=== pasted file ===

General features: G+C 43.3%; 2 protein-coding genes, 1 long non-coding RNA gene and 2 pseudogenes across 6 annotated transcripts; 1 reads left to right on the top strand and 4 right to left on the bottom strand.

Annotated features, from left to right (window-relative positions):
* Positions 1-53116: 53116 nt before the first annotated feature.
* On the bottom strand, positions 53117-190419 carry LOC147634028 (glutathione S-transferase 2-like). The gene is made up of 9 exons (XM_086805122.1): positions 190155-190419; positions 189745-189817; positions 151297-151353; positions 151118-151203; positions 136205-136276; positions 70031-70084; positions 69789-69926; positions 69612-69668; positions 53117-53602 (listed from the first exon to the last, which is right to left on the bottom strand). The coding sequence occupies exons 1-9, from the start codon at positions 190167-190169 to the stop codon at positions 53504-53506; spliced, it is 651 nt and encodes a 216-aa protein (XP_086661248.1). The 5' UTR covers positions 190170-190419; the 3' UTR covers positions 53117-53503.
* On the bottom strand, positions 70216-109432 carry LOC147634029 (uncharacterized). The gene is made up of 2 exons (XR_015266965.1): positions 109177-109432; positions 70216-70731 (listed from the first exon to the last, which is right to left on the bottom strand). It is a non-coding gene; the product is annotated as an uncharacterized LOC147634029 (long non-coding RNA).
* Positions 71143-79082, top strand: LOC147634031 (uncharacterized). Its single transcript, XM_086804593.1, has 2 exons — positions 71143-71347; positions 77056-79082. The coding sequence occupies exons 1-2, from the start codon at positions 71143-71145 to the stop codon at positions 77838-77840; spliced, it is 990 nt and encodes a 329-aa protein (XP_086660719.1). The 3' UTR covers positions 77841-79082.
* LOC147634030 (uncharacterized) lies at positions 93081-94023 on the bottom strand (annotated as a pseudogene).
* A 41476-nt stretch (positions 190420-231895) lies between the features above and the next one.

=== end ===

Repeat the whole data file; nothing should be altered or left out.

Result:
General features: G+C 43.3%; 2 protein-coding genes, 1 long non-coding RNA gene and 2 pseudogenes across 6 annotated transcripts; 1 reads left to right on the top strand and 4 right to left on the bottom strand.

Annotated features, from left to right (window-relative positions):
* Positions 1-53116: 53116 nt before the first annotated feature.
* On the bottom strand, positions 53117-190419 carry LOC147634028 (glutathione S-transferase 2-like). The gene is made up of 9 exons (XM_086805122.1): positions 190155-190419; positions 189745-189817; positions 151297-151353; positions 151118-151203; positions 136205-136276; positions 70031-70084; positions 69789-69926; positions 69612-69668; positions 53117-53602 (listed from the first exon to the last, which is right to left on the bottom strand). The coding sequence occupies exons 1-9, from the start codon at positions 190167-190169 to the stop codon at positions 53504-53506; spliced, it is 651 nt and encodes a 216-aa protein (XP_086661248.1). The 5' UTR covers positions 190170-190419; the 3' UTR covers positions 53117-53503.
* On the bottom strand, positions 70216-109432 carry LOC147634029 (uncharacterized). The gene is made up of 2 exons (XR_015266965.1): positions 109177-109432; positions 70216-70731 (listed from the first exon to the last, which is right to left on the bottom strand). It is a non-coding gene; the product is annotated as an uncharacterized LOC147634029 (long non-coding RNA).
* Positions 71143-79082, top strand: LOC147634031 (uncharacterized). Its single transcript, XM_086804593.1, has 2 exons — positions 71143-71347; positions 77056-79082. The coding sequence occupies exons 1-2, from the start codon at positions 71143-71145 to the stop codon at positions 77838-77840; spliced, it is 990 nt and encodes a 329-aa protein (XP_086660719.1). The 3' UTR covers positions 77841-79082.
* LOC147634030 (uncharacterized) lies at positions 93081-94023 on the bottom strand (annotated as a pseudogene).
* A 41476-nt stretch (positions 190420-231895) lies between the features above and the next one.